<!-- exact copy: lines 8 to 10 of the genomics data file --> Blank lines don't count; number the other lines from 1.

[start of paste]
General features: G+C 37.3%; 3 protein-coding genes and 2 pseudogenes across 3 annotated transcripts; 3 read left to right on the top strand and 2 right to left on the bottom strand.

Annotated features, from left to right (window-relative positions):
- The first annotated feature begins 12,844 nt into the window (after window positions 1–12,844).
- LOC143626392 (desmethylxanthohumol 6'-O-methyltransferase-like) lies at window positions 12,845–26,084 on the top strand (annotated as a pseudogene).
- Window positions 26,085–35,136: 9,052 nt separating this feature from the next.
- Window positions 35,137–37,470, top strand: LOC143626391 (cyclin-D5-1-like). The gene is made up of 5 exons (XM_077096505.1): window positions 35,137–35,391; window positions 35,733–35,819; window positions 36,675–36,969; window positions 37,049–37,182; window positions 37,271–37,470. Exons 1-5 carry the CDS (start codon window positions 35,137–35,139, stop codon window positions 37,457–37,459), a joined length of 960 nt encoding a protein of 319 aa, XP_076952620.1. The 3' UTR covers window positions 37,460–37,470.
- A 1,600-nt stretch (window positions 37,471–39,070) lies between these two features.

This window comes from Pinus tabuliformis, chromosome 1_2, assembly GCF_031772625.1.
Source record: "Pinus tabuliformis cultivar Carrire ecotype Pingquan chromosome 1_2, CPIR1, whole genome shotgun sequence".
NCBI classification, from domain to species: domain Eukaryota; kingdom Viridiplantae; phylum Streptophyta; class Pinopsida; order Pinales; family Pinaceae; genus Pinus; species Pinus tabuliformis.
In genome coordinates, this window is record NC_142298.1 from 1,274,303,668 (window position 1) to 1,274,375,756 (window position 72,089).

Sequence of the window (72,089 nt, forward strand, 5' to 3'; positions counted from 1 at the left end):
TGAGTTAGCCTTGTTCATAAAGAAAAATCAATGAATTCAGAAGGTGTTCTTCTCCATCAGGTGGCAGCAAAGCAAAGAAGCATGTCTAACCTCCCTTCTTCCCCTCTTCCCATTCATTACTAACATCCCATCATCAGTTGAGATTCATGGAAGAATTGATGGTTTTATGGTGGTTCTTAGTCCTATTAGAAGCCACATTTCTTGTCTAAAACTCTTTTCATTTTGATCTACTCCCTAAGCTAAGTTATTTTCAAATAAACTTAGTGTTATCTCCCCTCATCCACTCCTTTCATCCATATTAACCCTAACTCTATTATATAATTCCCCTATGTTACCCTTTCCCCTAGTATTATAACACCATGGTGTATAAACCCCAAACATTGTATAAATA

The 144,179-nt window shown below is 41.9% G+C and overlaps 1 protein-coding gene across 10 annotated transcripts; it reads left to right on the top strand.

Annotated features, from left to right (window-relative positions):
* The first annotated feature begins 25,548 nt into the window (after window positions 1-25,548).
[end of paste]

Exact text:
This window comes from Pinus tabuliformis, chromosome 1_2, assembly GCF_031772625.1.
Source record: "Pinus tabuliformis cultivar Carrire ecotype Pingquan chromosome 1_2, CPIR1, whole genome shotgun sequence".
NCBI classification, from domain to species: domain Eukaryota; kingdom Viridiplantae; phylum Streptophyta; class Pinopsida; order Pinales; family Pinaceae; genus Pinus; species Pinus tabuliformis.